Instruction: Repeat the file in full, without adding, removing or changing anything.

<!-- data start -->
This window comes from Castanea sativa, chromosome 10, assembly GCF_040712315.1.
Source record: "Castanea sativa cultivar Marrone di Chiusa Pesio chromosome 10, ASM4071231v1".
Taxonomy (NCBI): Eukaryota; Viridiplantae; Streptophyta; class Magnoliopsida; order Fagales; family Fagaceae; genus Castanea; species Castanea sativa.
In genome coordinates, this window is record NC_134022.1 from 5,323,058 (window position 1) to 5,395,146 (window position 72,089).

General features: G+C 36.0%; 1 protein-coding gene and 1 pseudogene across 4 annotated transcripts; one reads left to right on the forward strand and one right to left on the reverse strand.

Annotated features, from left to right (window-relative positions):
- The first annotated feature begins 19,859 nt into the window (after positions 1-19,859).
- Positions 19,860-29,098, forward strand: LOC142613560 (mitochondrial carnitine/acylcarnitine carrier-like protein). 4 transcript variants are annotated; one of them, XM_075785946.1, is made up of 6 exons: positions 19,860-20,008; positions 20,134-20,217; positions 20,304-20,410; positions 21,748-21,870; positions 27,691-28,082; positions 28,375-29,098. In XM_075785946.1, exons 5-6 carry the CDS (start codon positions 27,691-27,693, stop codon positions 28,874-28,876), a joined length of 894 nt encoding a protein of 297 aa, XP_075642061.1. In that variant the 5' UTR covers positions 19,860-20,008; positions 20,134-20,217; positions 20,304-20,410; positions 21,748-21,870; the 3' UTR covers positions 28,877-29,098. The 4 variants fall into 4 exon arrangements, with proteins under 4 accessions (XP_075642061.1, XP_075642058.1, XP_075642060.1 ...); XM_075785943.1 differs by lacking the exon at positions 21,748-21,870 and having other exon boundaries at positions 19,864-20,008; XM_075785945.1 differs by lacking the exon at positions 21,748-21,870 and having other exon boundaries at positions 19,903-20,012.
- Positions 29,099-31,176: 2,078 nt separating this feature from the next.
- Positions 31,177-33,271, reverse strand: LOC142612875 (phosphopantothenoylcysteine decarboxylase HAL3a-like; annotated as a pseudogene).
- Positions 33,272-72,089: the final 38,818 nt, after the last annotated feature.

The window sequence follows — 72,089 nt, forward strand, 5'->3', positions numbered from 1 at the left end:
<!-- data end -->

This window comes from Castanea sativa, chromosome 10, assembly GCF_040712315.1.
Source record: "Castanea sativa cultivar Marrone di Chiusa Pesio chromosome 10, ASM4071231v1".
Taxonomy (NCBI): Eukaryota; Viridiplantae; Streptophyta; class Magnoliopsida; order Fagales; family Fagaceae; genus Castanea; species Castanea sativa.
In genome coordinates, this window is record NC_134022.1 from 5,323,058 (window position 1) to 5,395,146 (window position 72,089).

General features: G+C 36.0%; 1 protein-coding gene and 1 pseudogene across 4 annotated transcripts; one reads left to right on the forward strand and one right to left on the reverse strand.

Annotated features, from left to right (window-relative positions):
- The first annotated feature begins 19,859 nt into the window (after positions 1-19,859).
- Positions 19,860-29,098, forward strand: LOC142613560 (mitochondrial carnitine/acylcarnitine carrier-like protein). 4 transcript variants are annotated; one of them, XM_075785946.1, is made up of 6 exons: positions 19,860-20,008; positions 20,134-20,217; positions 20,304-20,410; positions 21,748-21,870; positions 27,691-28,082; positions 28,375-29,098. In XM_075785946.1, exons 5-6 carry the CDS (start codon positions 27,691-27,693, stop codon positions 28,874-28,876), a joined length of 894 nt encoding a protein of 297 aa, XP_075642061.1. In that variant the 5' UTR covers positions 19,860-20,008; positions 20,134-20,217; positions 20,304-20,410; positions 21,748-21,870; the 3' UTR covers positions 28,877-29,098. The 4 variants fall into 4 exon arrangements, with proteins under 4 accessions (XP_075642061.1, XP_075642058.1, XP_075642060.1 ...); XM_075785943.1 differs by lacking the exon at positions 21,748-21,870 and having other exon boundaries at positions 19,864-20,008; XM_075785945.1 differs by lacking the exon at positions 21,748-21,870 and having other exon boundaries at positions 19,903-20,012.
- Positions 29,099-31,176: 2,078 nt separating this feature from the next.
- Positions 31,177-33,271, reverse strand: LOC142612875 (phosphopantothenoylcysteine decarboxylase HAL3a-like; annotated as a pseudogene).
- Positions 33,272-72,089: the final 38,818 nt, after the last annotated feature.

The window sequence follows — 72,089 nt, forward strand, 5'->3', positions numbered from 1 at the left end: